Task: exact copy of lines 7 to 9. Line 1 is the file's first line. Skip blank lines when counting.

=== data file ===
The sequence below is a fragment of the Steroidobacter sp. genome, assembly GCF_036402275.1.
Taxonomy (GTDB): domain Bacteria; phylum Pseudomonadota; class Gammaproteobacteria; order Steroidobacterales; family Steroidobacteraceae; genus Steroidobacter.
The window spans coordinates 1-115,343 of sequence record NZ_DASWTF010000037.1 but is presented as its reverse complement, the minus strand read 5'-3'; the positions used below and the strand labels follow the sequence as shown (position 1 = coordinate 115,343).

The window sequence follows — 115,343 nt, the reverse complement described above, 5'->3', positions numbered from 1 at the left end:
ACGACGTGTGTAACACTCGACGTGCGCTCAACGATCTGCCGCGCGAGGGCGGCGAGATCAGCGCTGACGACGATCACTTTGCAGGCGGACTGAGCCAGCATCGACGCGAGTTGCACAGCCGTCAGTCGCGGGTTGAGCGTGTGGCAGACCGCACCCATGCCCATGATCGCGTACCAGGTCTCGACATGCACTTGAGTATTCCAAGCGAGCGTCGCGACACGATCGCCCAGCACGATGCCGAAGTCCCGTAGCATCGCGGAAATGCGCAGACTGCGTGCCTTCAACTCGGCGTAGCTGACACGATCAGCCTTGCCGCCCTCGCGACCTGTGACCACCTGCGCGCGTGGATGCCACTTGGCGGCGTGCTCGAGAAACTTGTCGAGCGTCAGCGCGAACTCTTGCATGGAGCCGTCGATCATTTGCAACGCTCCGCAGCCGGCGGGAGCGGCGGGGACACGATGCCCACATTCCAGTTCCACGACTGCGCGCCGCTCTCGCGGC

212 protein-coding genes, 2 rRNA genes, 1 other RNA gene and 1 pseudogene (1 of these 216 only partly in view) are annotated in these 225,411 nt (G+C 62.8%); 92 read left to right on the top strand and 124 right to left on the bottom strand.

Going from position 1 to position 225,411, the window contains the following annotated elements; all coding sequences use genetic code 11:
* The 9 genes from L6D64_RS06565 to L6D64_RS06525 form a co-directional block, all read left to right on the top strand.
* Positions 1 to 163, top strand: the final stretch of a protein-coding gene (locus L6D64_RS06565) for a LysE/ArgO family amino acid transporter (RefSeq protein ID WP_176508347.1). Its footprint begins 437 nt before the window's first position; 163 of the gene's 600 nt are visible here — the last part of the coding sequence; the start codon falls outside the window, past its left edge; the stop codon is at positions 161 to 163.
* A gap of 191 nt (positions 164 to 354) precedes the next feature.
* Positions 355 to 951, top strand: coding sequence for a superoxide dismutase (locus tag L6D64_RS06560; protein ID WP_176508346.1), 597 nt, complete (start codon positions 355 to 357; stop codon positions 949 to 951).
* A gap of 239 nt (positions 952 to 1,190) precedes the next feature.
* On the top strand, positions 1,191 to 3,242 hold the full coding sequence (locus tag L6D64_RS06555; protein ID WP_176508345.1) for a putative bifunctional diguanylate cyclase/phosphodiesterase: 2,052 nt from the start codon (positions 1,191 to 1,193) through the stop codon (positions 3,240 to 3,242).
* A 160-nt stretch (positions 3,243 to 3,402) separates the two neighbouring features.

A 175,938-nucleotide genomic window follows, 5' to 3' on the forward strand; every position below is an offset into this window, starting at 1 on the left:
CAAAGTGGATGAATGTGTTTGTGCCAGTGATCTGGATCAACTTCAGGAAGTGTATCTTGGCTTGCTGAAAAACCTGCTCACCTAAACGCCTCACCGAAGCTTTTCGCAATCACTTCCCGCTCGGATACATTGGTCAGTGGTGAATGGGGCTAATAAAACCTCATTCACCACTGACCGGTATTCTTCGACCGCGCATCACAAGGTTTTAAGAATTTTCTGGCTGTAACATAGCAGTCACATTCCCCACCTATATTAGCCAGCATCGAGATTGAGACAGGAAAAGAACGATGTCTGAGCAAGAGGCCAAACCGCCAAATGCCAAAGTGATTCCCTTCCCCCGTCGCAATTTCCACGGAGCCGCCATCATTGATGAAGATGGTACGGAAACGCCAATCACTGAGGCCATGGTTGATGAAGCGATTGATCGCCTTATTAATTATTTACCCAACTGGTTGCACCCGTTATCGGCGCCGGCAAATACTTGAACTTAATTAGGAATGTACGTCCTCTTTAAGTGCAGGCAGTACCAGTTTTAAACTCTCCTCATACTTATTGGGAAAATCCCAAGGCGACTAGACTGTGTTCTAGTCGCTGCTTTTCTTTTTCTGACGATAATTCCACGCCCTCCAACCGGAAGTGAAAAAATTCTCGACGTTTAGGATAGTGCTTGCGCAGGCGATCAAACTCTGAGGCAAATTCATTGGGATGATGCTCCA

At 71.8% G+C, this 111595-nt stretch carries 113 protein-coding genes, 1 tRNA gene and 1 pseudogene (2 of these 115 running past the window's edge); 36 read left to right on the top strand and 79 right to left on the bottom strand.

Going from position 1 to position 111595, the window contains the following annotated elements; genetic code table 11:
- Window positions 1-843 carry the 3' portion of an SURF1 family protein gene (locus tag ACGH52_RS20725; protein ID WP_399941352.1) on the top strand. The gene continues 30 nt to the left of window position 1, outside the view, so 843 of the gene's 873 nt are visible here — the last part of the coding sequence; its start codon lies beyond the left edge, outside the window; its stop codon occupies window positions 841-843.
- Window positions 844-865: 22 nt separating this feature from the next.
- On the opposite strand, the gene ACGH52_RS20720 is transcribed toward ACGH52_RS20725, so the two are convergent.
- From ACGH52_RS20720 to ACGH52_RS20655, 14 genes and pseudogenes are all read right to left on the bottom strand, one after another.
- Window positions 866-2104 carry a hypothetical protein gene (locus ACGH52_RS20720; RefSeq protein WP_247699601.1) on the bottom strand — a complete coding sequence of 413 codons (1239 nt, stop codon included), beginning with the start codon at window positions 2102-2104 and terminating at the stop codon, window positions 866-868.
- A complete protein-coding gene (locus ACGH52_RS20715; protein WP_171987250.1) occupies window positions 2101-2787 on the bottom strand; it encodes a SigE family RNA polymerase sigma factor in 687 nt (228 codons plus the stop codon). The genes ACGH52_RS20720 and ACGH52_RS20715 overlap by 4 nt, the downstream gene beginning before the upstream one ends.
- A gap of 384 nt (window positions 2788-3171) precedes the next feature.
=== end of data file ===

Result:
Going from position 1 to position 225,411, the window contains the following annotated elements; all coding sequences use genetic code 11:
* The 9 genes from L6D64_RS06565 to L6D64_RS06525 form a co-directional block, all read left to right on the top strand.
* Positions 1 to 163, top strand: the final stretch of a protein-coding gene (locus L6D64_RS06565) for a LysE/ArgO family amino acid transporter (RefSeq protein ID WP_176508347.1). Its footprint begins 437 nt before the window's first position; 163 of the gene's 600 nt are visible here — the last part of the coding sequence; the start codon falls outside the window, past its left edge; the stop codon is at positions 161 to 163.